The Qatar game was far from Douthit’s brightest performance. In 24 minutes, the 6-foot-10 Syracuse, N.Y. native scored 10 points on 4-8 shooting while grabbing just 5 rebounds.  

He was constantly beaten to the rim by Qatar’s quicker players and had trouble getting open for inlet passes. 

A stronger performance might’ve been the difference between a comfortable 1-0 cushion in the round robin quarters and facing the do-or-die situation we find ourselves in against South Korea and Kazakhstan on Saturday and Sunday.

But it doesn’t erase the three years of goodwill that Douthit has built up since assuming Filipino citizenship in 2011 to join the national team of a country which he shares no ethnic connection with.

Since joining the Philippine team before the FIBA Asia Championship, Gilas has steadily marched up the rankings to the number 31 spot which they currently occupy.

Through it all, Douthit has been the portrait of a team player. Despite playing through injuries to help Gilas finish second in the 2013 FIBA Asia Championship and earn its first trip to the World Cup in 36 years, he was replaced by NBA veteran Andray Blatche as the team’s naturalized player.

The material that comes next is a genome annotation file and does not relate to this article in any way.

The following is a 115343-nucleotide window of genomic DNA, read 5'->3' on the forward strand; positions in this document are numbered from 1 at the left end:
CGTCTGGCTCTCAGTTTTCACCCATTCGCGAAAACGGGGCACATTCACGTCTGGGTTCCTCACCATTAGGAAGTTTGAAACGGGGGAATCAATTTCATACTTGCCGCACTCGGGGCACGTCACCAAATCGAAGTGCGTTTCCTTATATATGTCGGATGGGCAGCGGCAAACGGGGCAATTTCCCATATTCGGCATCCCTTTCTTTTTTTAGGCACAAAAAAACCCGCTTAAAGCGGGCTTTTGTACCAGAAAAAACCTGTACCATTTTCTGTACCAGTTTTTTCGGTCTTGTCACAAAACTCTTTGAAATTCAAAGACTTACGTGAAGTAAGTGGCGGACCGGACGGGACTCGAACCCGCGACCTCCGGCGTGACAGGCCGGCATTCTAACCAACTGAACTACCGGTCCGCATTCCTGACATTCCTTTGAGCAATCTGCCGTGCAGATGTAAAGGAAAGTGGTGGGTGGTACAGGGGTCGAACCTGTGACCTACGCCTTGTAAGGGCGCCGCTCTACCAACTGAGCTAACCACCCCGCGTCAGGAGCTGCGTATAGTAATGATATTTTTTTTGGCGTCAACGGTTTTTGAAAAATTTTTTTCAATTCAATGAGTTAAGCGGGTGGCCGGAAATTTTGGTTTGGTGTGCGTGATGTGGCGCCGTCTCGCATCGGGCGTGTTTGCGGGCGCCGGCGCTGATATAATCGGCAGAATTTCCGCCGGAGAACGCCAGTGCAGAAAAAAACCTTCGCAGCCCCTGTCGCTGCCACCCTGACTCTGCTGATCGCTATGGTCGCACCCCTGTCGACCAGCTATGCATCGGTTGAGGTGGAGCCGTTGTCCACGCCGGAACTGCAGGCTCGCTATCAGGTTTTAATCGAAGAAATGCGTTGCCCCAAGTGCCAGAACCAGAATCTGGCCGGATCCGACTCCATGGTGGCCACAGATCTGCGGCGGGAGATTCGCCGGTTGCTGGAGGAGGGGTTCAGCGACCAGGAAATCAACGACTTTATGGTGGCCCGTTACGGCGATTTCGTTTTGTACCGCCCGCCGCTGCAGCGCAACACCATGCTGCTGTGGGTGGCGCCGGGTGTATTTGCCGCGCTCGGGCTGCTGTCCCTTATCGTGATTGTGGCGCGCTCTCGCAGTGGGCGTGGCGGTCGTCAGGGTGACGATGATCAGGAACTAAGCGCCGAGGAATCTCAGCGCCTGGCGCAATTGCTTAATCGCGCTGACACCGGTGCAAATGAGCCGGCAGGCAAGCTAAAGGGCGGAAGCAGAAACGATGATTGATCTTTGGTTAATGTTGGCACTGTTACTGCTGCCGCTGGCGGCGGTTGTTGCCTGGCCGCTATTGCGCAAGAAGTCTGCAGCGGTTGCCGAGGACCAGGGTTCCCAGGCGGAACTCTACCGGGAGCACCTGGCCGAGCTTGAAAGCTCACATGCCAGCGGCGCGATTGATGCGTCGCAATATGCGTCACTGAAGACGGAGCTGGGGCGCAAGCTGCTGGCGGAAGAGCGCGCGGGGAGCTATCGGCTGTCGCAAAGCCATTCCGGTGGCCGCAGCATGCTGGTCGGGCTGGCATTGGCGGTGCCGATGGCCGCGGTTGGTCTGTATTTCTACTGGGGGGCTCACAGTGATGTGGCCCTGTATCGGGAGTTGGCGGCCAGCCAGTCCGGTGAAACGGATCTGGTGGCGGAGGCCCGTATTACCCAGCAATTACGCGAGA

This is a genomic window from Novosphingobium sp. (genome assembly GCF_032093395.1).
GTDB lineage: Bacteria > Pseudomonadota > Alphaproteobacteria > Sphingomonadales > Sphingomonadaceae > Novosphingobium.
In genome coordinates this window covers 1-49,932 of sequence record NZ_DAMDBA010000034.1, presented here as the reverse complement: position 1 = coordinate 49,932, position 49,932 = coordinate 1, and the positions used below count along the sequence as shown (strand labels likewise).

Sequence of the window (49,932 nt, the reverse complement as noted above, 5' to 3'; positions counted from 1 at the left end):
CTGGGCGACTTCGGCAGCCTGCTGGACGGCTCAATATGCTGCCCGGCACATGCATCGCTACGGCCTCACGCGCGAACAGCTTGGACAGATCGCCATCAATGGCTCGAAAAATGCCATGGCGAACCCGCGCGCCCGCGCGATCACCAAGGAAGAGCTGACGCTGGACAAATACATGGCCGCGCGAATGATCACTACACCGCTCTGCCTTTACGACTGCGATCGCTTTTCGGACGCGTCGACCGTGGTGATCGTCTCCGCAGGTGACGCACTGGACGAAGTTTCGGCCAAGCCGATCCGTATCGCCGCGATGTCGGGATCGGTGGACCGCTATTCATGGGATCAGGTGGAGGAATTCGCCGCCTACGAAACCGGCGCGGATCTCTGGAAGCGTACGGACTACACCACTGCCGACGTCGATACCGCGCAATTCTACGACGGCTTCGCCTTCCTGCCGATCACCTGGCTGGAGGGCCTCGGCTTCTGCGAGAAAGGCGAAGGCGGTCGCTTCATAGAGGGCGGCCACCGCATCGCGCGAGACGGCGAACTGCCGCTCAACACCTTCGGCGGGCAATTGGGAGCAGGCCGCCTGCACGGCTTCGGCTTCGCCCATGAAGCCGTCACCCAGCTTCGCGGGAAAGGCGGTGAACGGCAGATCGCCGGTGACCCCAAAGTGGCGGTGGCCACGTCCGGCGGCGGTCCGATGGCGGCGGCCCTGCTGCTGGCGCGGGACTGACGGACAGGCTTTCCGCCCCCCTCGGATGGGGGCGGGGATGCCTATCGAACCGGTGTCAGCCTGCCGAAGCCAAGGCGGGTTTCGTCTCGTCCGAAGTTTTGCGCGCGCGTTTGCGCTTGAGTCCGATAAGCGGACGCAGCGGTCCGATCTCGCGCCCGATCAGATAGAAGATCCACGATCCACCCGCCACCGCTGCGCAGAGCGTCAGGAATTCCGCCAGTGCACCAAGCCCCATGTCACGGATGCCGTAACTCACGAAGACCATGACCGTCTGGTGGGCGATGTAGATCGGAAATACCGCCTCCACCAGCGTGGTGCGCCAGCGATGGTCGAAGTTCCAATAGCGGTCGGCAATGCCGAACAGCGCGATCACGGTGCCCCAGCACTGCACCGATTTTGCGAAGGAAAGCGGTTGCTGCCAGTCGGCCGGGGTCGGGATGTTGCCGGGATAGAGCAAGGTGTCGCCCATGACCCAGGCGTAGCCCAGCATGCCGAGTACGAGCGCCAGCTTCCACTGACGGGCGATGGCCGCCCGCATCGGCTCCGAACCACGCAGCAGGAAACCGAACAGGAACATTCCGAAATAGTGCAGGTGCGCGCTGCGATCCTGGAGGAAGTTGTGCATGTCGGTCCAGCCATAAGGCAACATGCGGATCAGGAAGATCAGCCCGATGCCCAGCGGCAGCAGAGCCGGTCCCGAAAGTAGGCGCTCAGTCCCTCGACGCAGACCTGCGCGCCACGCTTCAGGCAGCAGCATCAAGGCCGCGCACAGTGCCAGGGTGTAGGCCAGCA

“Anything that makes the program better, I’m all for it,” said Douthit, who averaged 21.9 PPG and 12.2 RPG when Gilas placed fourth at 2011 FIBA Asia and 11.9 and 9.4 at the 2013 edition. (RELATED: Douthit grateful for Gilas stint, ready to pass the torch)

Gilas backup center June Mar Fajardo has credited Douthit with helping develop his game, which bodes well for the future of the country’s basketball program. When the 34-year-old Douthit retires, he’ll likely continue with the national team as a big man skills coach.

File photo by Josh Albelda

The most hurtful statement that Reyes made after the game would create a divide between a team and a player that will be very difficult to mend. 

“I’m gonna ask Marcus if he doesn’t wanna play, we’ll go all-Filipino.” 

The implication there is that Douthit, who despite earning the nickname “Kuya Marcus” for his bayanihan spirit, and who can recite the Philippine national anthem Lupang Hinirang better than many Filipino-Americans, isn’t a Filipino.

While Douthit may not have an ounce of Filipino blood in him, he still plays for the flag that every Filipino holds dear to him. He has left his family and culture behind to stand side by side with his new brothers to fight against hope to bring the nation’s favorite sport to respectable levels.